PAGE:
In case it is not familiar to everyone, when something "precipitates" that means that it comes out of liquid solution into a solid form. Often, but not always, this is in the form of extremely fine particles. If these fine particles do not cohere into larger pieces then, as bostonapothecary says, the particles are usually too small to be effectively filtered out by passing the suspension through a fine strainer. Just looking at Erik's picture, it's not clear to me that a fine sieve would have had much effect. On the other hand, had he added the prune syrup to all the other ingredients combined, instead of first mixing it with kirschwasser (I believe Trimbach is around 90 proof?), it's possible that the percent alcohol wouldn't have been high enough to precipitate out the soluble fiber. Once it did precipitate out, however, there was no putting it back into solution.

So apparently, "Prunelle" is a difficult to find liqueur made from Prune Plums.

How is this different (or is it) from a damson gin?

Just to clarify this a bit... prunelle is the French word for the fruit of the Blackthorn shrub, a/k/a "sloes." The French word for "plum" is pruneau. The prunelle/sloe is not the same thing as a damson. A sloe is Prunus spinosa whereas a damson is a subspecies (insititia) of Prunus domestica, which is where most domestic eating plums are found.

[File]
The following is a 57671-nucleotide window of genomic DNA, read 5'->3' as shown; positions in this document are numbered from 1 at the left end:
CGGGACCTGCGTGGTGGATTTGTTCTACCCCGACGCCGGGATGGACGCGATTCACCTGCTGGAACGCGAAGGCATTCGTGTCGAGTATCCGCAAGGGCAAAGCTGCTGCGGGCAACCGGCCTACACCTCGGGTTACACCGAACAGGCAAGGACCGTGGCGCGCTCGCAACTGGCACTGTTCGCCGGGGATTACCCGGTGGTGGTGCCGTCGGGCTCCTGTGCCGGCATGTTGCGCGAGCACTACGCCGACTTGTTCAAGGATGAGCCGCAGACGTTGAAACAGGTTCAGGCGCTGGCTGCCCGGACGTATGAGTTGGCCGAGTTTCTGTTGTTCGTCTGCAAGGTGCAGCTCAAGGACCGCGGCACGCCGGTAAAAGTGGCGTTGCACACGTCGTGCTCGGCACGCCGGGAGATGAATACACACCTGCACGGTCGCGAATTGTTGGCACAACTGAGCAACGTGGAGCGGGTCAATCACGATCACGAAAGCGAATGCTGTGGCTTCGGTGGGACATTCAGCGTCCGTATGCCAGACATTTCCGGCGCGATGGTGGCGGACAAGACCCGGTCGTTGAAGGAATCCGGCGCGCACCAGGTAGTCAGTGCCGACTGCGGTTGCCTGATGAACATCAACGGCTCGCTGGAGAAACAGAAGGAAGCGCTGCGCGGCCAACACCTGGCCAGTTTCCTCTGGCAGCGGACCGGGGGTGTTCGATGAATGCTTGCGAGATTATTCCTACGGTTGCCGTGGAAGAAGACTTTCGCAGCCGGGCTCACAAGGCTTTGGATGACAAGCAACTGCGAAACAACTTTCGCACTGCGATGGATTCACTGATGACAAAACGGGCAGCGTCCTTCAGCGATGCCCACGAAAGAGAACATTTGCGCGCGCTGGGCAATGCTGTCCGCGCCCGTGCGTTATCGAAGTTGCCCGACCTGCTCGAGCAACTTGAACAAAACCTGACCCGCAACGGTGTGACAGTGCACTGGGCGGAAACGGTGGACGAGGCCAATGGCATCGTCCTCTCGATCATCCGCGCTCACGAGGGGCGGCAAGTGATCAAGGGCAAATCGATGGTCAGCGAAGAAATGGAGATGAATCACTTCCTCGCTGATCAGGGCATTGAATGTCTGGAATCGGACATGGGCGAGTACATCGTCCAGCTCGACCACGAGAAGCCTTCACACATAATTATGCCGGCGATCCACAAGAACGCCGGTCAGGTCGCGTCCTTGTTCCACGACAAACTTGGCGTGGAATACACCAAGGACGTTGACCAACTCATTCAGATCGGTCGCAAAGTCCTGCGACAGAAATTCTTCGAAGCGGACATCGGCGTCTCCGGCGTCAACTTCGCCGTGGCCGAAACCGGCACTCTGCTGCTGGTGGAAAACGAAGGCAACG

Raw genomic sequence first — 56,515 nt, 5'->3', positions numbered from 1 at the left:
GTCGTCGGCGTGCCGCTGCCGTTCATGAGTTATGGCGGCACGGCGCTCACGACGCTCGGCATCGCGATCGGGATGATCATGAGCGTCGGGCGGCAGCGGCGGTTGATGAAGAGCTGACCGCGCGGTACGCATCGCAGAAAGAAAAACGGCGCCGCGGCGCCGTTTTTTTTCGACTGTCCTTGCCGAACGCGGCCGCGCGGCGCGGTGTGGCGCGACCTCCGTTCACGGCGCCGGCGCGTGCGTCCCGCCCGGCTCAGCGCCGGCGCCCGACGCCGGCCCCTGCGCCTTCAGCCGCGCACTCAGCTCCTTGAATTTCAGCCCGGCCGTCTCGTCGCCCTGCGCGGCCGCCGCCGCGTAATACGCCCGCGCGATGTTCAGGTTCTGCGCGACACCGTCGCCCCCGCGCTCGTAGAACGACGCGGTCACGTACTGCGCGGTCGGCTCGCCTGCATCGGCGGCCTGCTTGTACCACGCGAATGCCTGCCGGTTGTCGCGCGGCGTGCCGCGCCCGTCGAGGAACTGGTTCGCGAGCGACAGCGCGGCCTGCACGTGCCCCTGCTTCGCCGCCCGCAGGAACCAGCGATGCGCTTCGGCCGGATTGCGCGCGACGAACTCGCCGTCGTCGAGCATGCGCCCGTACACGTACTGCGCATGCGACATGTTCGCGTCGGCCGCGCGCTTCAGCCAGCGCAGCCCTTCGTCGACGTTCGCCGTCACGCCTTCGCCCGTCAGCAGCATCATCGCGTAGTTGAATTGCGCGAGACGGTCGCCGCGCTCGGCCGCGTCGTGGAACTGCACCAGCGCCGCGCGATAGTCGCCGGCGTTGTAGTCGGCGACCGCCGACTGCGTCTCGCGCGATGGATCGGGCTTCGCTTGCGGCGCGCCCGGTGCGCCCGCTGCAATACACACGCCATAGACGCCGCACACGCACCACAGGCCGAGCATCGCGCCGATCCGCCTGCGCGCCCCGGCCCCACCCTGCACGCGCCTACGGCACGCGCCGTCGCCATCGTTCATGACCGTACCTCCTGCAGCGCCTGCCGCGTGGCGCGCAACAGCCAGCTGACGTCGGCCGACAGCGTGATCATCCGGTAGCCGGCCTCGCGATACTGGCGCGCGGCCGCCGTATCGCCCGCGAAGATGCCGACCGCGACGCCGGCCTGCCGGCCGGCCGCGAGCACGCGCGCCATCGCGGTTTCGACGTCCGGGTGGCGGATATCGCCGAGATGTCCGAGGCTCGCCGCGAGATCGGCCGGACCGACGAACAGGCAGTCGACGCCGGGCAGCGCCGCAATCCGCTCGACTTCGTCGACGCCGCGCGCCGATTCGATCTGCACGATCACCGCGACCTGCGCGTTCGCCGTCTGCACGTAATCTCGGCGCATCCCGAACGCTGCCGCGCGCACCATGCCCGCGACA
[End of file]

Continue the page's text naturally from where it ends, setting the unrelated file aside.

So, I suppose the question is how prunelle is different from sloe gin rather than from damson gin. From what I have been able to read, I suppose that sloe gin might be the best substitution if one can find the real thing. It's not clear to me how these spirits differ, except that prunelle is a creme liqueur made with a neutral spirits base whereas sloe gin presumably has a gin base (although usually not) and perhaps other flavorings. Perhaps prunelle is made by a different process than sloe gin (e.g., without the pits)?

Edited by slkinsey, 17 December 2007 - 11:24 AM.

Samuel Lloyd Kinsey

#54 eje

eje
  • eGullet Society staff emeritus
  • 4,359 posts
  • Location:San Francisco, CA

Posted 18 December 2007 - 10:08 PM

Oh, hmmm!

I had been looking at the picture of the Stock Prunella liqueur on the cocktaildb and saw the prunes on the label and been assuming it was a prune liqueur.

I did not realize that it might be a sloe berry liqueur or I just would have used sloe gin and vermouth for the Elk Cocktail.

Maybe French Prunelle and Italian Prunella are slightly different, given one has prunes on the label and the other blackthorn sloes.

In any case, to be exact, I put an ounce of kirsch in a bowl and then mixed about the equivalent amount of syrup from bottled prunes into the kirsch.